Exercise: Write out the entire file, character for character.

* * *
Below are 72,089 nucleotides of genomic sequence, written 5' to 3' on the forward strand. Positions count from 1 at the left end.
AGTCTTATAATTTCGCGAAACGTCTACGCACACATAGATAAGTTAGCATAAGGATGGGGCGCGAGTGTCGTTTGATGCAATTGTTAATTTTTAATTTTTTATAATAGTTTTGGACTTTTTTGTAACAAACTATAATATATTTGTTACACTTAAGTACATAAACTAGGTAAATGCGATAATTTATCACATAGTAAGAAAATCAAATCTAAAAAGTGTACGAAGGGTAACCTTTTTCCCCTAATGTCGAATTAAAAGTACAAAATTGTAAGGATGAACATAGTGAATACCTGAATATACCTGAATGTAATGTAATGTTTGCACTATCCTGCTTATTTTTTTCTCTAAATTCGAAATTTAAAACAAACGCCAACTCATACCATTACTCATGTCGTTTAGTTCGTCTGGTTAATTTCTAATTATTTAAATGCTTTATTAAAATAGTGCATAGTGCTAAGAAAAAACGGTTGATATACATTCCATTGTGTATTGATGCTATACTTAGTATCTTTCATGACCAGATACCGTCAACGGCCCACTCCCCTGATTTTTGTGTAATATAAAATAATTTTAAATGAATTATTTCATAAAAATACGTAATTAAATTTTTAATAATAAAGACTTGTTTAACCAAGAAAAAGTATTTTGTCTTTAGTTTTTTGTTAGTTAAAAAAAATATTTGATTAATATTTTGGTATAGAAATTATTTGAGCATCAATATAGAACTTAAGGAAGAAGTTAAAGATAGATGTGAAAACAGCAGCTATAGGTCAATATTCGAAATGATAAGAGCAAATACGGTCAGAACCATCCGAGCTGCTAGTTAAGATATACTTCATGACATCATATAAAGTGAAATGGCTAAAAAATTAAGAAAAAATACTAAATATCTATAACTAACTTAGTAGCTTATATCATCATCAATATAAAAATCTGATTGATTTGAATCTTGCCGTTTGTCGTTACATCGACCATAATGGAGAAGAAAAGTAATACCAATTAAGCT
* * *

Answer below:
Below are 72,089 nucleotides of genomic sequence, written 5' to 3' on the forward strand. Positions count from 1 at the left end.
AGTCTTATAATTTCGCGAAACGTCTACGCACACATAGATAAGTTAGCATAAGGATGGGGCGCGAGTGTCGTTTGATGCAATTGTTAATTTTTAATTTTTTATAATAGTTTTGGACTTTTTTGTAACAAACTATAATATATTTGTTACACTTAAGTACATAAACTAGGTAAATGCGATAATTTATCACATAGTAAGAAAATCAAATCTAAAAAGTGTACGAAGGGTAACCTTTTTCCCCTAATGTCGAATTAAAAGTACAAAATTGTAAGGATGAACATAGTGAATACCTGAATATACCTGAATGTAATGTAATGTTTGCACTATCCTGCTTATTTTTTTCTCTAAATTCGAAATTTAAAACAAACGCCAACTCATACCATTACTCATGTCGTTTAGTTCGTCTGGTTAATTTCTAATTATTTAAATGCTTTATTAAAATAGTGCATAGTGCTAAGAAAAAACGGTTGATATACATTCCATTGTGTATTGATGCTATACTTAGTATCTTTCATGACCAGATACCGTCAACGGCCCACTCCCCTGATTTTTGTGTAATATAAAATAATTTTAAATGAATTATTTCATAAAAATACGTAATTAAATTTTTAATAATAAAGACTTGTTTAACCAAGAAAAAGTATTTTGTCTTTAGTTTTTTGTTAGTTAAAAAAAATATTTGATTAATATTTTGGTATAGAAATTATTTGAGCATCAATATAGAACTTAAGGAAGAAGTTAAAGATAGATGTGAAAACAGCAGCTATAGGTCAATATTCGAAATGATAAGAGCAAATACGGTCAGAACCATCCGAGCTGCTAGTTAAGATATACTTCATGACATCATATAAAGTGAAATGGCTAAAAAATTAAGAAAAAATACTAAATATCTATAACTAACTTAGTAGCTTATATCATCATCAATATAAAAATCTGATTGATTTGAATCTTGCCGTTTGTCGTTACATCGACCATAATGGAGAAGAAAAGTAATACCAATTAAGCT